A Letter On the Difference Between Culture, and Multiculturalism

Some time ago, I wrote what follows to a friend and Professor of French Literature at York University who, like me, was struggling with the term “multiculturalism.”


Thank you so much for the nice lunch and the convivial conversation. I have missed that, living, as I do out in the country. I have reflected on the slogan on your new book (in my loose translation of your French), which you float under the label “transculturalism.”

Peace is the genuine meeting with the Other, it is the total acceptance of difference.”

It is a moving dedication to some of the best impulses of the human spirit – to neighbourliness. But I respectfully disagree with this sentiment, and to its “multicultural”  implications.

First, there is hardly anyone I know as pro-culturalist as me. And deeply so. I feel that there are aspects of culture that go so deep we are never actually fully conscious of them, or of their effects in our personal lives, or of their real-world effects on our evolving history, the nature of our particular civil society, and on our way of thinking as a whole.

The official government “multiculturalism” policy that I oppose, however, is something else entirely. It is a fabrication of governments that are attempting to quell intra-cultural tensions by dissolving all deep cultural affiliation, and appealing instead to a shallow, T-shirt conception of culture as something you can put on, or discard, at will.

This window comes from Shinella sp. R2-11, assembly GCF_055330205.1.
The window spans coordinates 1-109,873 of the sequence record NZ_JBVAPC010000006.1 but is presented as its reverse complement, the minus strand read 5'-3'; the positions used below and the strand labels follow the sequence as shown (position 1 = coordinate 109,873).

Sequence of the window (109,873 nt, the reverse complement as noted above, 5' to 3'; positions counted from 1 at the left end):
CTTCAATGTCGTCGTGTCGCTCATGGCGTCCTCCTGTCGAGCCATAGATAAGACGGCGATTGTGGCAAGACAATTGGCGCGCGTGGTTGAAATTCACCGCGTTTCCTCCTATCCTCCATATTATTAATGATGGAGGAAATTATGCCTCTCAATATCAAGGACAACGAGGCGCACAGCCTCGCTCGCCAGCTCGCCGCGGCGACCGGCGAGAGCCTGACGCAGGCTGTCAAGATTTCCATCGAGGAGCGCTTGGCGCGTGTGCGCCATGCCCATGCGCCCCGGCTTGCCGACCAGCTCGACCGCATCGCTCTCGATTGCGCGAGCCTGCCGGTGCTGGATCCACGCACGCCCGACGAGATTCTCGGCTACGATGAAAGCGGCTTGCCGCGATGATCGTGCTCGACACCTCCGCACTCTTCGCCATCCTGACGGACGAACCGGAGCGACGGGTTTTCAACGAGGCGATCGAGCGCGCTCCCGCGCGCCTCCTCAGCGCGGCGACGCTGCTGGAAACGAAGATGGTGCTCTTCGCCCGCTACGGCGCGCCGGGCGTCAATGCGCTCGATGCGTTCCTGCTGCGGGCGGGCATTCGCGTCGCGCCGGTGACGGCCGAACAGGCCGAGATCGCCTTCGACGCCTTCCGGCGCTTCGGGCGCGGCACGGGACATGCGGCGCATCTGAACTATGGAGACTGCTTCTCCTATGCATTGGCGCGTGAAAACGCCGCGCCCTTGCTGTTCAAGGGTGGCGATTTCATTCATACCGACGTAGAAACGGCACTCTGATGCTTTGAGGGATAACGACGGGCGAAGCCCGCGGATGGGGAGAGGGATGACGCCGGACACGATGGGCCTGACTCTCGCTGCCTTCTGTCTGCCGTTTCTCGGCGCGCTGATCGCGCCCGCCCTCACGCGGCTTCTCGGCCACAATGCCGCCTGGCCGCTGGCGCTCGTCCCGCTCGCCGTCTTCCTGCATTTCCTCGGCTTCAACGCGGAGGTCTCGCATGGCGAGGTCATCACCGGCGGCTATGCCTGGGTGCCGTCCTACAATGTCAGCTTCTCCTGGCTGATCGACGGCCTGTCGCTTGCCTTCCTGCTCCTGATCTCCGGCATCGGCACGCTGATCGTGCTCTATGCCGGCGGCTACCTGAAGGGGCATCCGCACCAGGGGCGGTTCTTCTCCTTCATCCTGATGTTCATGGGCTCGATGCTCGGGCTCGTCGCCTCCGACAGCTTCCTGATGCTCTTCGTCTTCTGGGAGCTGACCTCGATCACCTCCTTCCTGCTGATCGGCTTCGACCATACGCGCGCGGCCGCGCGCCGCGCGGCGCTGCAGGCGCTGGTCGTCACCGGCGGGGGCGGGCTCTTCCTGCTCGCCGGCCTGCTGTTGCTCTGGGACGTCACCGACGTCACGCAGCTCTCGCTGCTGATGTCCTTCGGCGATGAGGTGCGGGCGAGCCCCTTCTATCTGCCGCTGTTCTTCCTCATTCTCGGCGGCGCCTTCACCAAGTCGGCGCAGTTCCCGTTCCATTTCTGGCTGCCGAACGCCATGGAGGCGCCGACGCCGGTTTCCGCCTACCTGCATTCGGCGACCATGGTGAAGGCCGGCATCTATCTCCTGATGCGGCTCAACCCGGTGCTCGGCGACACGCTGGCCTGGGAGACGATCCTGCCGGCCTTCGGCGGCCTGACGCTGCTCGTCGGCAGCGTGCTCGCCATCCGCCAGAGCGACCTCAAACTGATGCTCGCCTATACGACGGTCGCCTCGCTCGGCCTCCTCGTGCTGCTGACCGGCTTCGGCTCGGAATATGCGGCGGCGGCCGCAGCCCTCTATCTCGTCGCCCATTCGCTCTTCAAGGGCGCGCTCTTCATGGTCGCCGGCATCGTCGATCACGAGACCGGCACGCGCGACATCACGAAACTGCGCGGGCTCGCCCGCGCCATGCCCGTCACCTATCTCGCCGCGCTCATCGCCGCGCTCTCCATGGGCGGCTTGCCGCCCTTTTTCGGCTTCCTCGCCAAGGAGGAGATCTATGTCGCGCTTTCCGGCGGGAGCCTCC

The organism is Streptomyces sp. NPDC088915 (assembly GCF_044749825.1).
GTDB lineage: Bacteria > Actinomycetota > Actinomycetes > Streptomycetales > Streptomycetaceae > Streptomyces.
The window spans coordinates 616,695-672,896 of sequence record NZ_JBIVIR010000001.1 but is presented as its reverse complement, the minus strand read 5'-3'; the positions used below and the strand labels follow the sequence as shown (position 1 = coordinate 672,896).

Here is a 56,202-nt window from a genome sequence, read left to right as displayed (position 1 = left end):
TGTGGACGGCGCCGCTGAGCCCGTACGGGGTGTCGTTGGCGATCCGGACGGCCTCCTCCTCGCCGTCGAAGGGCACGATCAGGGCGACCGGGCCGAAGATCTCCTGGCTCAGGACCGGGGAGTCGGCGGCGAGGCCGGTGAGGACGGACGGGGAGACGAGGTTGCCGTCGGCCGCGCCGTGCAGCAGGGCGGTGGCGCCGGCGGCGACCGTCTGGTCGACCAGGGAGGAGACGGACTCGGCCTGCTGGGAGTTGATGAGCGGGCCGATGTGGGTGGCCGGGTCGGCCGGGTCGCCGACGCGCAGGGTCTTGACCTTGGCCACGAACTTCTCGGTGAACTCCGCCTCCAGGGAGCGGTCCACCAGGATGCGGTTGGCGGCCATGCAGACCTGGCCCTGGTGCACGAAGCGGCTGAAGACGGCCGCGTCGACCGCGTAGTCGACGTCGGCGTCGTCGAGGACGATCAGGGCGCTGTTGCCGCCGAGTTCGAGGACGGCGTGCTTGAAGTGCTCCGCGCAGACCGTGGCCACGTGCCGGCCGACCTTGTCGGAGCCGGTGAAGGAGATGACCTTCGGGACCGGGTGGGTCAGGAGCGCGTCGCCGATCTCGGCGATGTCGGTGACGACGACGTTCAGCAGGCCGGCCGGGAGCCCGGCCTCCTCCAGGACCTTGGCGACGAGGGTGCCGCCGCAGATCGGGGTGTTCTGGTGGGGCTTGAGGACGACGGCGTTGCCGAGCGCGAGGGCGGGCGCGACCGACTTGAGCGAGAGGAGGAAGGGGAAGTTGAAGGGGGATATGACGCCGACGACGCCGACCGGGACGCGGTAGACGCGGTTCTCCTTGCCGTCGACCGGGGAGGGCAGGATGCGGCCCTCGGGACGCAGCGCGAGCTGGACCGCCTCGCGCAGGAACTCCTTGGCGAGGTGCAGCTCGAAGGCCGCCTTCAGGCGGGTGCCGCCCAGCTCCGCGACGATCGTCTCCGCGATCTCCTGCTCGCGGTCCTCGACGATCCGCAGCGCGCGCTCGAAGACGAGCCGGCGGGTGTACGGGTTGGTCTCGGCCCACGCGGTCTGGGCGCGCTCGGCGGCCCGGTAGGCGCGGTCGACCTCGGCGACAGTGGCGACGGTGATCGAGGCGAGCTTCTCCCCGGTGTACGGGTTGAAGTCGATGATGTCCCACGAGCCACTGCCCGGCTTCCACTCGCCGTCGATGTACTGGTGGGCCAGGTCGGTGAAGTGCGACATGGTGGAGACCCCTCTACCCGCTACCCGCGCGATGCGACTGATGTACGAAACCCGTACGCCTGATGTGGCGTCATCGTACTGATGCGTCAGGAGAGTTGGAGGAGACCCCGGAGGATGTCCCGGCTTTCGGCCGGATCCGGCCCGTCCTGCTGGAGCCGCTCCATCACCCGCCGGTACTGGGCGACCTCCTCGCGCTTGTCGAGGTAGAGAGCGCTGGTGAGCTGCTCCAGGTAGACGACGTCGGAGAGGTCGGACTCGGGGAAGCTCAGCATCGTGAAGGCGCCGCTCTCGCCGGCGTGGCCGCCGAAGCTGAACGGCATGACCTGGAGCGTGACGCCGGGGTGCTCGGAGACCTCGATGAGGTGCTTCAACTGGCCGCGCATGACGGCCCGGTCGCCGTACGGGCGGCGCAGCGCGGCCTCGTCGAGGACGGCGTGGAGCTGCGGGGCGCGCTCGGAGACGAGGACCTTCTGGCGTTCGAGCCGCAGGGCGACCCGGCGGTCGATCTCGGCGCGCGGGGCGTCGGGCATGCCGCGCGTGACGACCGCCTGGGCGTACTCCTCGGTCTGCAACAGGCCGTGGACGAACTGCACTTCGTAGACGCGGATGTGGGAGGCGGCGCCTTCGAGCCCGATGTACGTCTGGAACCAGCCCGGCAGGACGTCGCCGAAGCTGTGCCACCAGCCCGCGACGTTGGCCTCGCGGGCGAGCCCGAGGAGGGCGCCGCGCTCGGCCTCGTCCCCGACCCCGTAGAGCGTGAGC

In other words, official multiculturalism is a concept that dilutes true culture, which, if it is a real culture, must have real-life philosophical, economic, and political consequences. And it attempts to replace or rather, to dislodge that reality with a kind of sentimental cultural tourism. You know: exotic food and travel, dabbling in foreign languages, admiring all other races as beautiful and fascinating people, etc.  But going no deeper. This skimpy notion, however, has little to do with any real, deep culture that has, and as I say, must have, real world consequences. It is just recreational, skin-deep culture.

One effect that government multicultural policy has had in the Western democracies – and a dangerous one, I believe – is a leveling of all deep cultures, as if, in historical, political, or economic terms, all cultures were equally valuable – which is what your slogan suggests. The aim all the modern Western states is to slowly convert all deep cultures into equally ineffectual skin-deep cultures.

That is why I must modify your slogan, above, to read as follows”

“Peace is understanding the Other, and  the acceptance of differences that do not threaten or diminish the strength and value of one’s own deep culture.

Here are just a few reasons why this is a better slogan …


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“Intersectionality” and the Envy-Game

Here is is solid and sobering short video on so-called “intersectionality,” by Ben Shapiro, done for Prager U.

Ben is like a lawyer for the Prosecution in everything he does. A Sharp mind, and a fearless tongue. Here is the video, and my remarks on this whole envy-based mess follow it:


The thought that springs to mind after watching this video is that so much of what we are seeing today (in so-called “postmodernism,” in what Foucault labelled “transgressive behaviours,” and in the pathetic modern revolt against hierarchies of all kinds) is just a dumbed-down version of the “systemic victim-hood” that began, or at least was massively accelerated, in the 19th century by Marx and Engels.